The working wines of Michigan State University’s Spartan Cellars
Michigan State University’s Spartan Cellars produces and tests experimental wines as an integral part of evaluating new wine grape varieties and cultural practices for the growing Michigan wine industry.
You’ll never see an advertisement and or be able to buy them, but Spartan Cellars wines are true Michigan wines. As part of Michigan State University’s research and Extension work in the growing wine industry, Spartan Cellars makes the finished product to aid in evaluating experiments in the field. Assistant professor of horticulture Paolo Sabbatini supervises the planting, vineyard management practices, laboratory analyses and experimental winemaking.
Both undergraduate and graduate students are involved with making wines providing important learning experiences at Spartan Cellars.
Researchers are looking for differences in wine characteristics and quality between grapes grown in several experiments now underway. These include a national grape variety trial with two Michigan sites and comparison of different cultural practices such as canopy management (e.g. leaf pulling) and crop load.
Sabbatini believes that the successful expansion of wine grape production in Michigan will depend on the possibility to grow appropriate varieties that fit site characteristics. Therefore, variety recommendations are crucial and they are based on genetic performance tested in variety trials. A new variety trial for Michigan is under investigation under the responsibility of Sabbatini in association with the NE 1020 multi-state project entitled “Coordinated Wine Grape Variety Evaluations in the Eastern USA”. The objectives are, (1) evaluate the viticultural characteristics and wine quality potential of grape cultivars and clones of economic significance throughout the eastern USA, and, (2) characterize the viticultural and wine quality potential of emerging cultivars based on regional needs.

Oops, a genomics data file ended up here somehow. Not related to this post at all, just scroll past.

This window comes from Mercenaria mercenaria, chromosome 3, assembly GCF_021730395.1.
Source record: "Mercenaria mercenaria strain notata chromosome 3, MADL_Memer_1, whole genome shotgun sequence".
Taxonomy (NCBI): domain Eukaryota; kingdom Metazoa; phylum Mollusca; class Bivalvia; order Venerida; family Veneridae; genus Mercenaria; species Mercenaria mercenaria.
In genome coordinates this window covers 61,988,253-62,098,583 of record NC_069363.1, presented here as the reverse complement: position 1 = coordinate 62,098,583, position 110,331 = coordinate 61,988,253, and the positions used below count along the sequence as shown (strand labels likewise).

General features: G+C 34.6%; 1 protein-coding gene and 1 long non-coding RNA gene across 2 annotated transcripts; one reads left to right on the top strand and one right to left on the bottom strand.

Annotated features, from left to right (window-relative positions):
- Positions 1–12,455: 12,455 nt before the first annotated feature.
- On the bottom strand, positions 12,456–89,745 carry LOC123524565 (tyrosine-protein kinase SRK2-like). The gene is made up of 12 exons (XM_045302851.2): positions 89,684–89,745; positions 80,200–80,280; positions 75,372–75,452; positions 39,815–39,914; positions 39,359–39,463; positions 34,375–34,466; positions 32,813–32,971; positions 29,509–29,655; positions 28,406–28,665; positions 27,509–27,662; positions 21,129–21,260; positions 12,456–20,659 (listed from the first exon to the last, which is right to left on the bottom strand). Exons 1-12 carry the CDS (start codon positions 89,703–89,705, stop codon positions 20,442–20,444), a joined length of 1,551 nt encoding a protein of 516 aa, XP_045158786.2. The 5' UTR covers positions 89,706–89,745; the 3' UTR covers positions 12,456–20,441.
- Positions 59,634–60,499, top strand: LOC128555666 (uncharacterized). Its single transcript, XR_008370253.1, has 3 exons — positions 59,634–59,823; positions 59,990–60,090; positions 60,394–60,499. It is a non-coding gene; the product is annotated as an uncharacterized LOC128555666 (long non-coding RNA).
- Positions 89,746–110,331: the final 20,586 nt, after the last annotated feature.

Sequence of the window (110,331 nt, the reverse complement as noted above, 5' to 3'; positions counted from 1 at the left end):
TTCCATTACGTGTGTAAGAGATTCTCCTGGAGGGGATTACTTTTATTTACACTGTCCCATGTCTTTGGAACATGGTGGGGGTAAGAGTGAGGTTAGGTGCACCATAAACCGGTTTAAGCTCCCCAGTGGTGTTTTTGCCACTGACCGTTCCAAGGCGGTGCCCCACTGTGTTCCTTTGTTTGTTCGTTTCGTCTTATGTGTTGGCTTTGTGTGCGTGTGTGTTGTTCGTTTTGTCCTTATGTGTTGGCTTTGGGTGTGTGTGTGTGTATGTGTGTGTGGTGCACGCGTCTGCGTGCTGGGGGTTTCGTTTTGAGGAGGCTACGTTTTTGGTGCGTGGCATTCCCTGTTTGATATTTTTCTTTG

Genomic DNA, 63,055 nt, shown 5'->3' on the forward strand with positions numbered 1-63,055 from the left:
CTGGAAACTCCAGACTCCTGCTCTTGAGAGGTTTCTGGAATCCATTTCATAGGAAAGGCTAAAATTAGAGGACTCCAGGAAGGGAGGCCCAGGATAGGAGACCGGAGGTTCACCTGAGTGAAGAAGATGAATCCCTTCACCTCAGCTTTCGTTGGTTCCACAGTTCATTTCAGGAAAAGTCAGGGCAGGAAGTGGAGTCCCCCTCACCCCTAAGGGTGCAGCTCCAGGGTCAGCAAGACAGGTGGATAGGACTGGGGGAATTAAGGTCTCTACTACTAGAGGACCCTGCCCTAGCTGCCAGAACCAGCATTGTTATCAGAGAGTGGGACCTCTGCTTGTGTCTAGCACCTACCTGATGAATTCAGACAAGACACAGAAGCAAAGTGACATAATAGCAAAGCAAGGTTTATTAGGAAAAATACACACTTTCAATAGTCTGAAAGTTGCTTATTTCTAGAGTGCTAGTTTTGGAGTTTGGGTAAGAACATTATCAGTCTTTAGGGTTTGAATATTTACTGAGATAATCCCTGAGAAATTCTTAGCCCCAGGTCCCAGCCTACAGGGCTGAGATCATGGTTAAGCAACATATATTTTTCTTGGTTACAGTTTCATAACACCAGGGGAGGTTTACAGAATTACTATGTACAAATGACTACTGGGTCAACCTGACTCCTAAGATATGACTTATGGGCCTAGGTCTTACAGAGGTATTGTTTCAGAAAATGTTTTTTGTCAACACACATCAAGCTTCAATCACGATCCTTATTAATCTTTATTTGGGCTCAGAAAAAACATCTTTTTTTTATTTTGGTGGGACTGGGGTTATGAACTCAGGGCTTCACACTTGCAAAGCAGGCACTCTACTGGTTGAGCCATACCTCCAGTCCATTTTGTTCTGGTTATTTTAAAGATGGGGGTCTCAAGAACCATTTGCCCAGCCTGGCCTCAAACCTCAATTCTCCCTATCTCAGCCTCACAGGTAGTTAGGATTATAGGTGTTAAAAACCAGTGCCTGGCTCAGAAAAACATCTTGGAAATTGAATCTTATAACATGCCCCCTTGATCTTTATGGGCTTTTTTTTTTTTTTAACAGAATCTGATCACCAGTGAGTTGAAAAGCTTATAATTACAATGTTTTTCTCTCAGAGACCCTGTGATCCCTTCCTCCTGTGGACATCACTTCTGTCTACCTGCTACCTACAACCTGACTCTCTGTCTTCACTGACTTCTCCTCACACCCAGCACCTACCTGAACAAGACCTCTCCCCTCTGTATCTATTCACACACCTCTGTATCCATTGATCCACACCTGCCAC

An illustration of the role of Spartan Cellars’ experimental wine-making came with a recent tasting of 20 wines produced from promising European grape varieties. The event was organized and coordinated by Sabbatini and Paul Jenkins, Michigan State Grape and Wine Integrator. From vineyards established in 2008 at MSU AgBioResearch sites in northwest and southwest Michigan, grapes were harvested and processed by winemaker Bill MacDonald using standard practices in small batches, or “microvinification”. Because of Spartan Cellars, Michigan growers, winemakers, and others provided invaluable feedback about wine grape varieties based on analytical data and experimental wines.
During the tasting of experimental wines, Sabbatini said, “We are living in a competitive and globalized grape and wine trade. The market is the driving force for quality/cost ratio of our vineyard operations and wine production. This is challenging for vineyard operators, grape growers and winemakers. The choice of grape variety and clones are, and will continue to be, pivotal factors to reconcile these difficult challenges. For this reason the Viticulture and Enology Research and Extension Program at Michigan State was really pleased to share with the Michigan industry their 2011 experimental wines, to evaluate new wines, promising winemaking techniques, and potential grape cultivars for Michigan.”